By Austin Weimer
Progressive keyboard legend and founder of The Nice and Emerson, Lake & Palmer, Keith Emerson, passed away Thursday, March 10. His accomplishments have been invaluable to rock and roll history.
In 1969, the synthesizer company Moog Music created the Emerson Moog Modular System (EMMS), a towering collection of various oscillators and channel rack synthesizers. The massive amount of channels and sound manipulation possibilities sets the system apart from its predecessors. A five-console panel with twenty-two channels per console is roughly ten feet tall and weighs 550 pounds. At the time, most systems only incorporated two consoles with minimal connections. To most, the EMMS connections look random, like an array of red and green spaghetti. But a single 61-key controller at the base of the stack controls the entire system. Using this giant stack of sound devices, Emerson went on to match the extravagance of his instrument with his performance.
The most iconic and defining performances of progressive rock history are from the 1970s era of Emerson, Lake & Palmer. Albums like Tarkus, Trilogy, Brain Salad Surgery, and Works Volumes 1 & 2 represent the full range of the EMMS system. The band derived their complex arrangements and over the top instrumentation from their classical backgrounds. For example, Emerson’s composing influences include the great jazz composer Dave Brubeck. Emerson modified “Blue Rondo à la Turk” from the original 9/8 time signature into a 4/4 version, and this adaptation took the piece to an entirely new level of excitement, particularly in its delivery. In a sparkling rhinestone cowboy outfit, Emerson tilted his entire organ as he madly swiped his hands across the keys in perfect rhythm. On other occasions, Emerson stuck daggers into the keys of his Hammond organ and dumped a bucket of ping-pong balls into his piano. Perhaps the most memorable theatrics occurred during the California Jam 1974 performance when Emerson played a solo while strapped to a spinning piano fifty feet in the air.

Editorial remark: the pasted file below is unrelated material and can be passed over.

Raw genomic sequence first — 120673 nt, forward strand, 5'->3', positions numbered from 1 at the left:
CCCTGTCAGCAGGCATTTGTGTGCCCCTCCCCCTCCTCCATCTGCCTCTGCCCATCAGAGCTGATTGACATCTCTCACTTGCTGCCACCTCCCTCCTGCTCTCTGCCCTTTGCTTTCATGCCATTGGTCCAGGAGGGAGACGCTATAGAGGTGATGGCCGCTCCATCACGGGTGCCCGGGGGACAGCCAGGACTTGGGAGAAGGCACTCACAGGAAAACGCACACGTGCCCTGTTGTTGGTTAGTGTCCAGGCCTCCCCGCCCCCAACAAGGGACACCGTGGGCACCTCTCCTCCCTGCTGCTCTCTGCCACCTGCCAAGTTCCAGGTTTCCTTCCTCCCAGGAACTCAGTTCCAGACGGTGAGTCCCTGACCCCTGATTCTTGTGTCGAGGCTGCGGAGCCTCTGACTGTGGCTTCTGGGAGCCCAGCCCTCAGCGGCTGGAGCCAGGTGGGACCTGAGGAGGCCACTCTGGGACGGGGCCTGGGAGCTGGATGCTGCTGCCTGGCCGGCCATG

An astronomical number of modern music composers use equipment and techniques created by Emerson. The classic sine wave oscillator sound evolved from the progressive rock genre and traveled into modern metal, hip-hop, EDM, and jazz-fusion. Artists like Flying Lotus and Dream Theater’s Jordan Rudess take influence directly from Emerson’s initial synthesizer sound designs.
Emerson, Lake & Palmer, while successful, faced strong criticism from classic rock fans about their eccentric performances. Emerson welcomed the criticism, but it left him too fearful of disappointing his fans later in life. Depression due to neuron damage slowly deteriorated Emerson’s ability to play, leading to his suicide. Former band member Carl Palmer will be honoring Emerson with a tribute concert on June 26 at Olympia Theater in Miami. The multimedia performance aims to commemorate his lifetime of unimaginable achievements. Emerson’s sound will invariably live in modern music as it evolves further.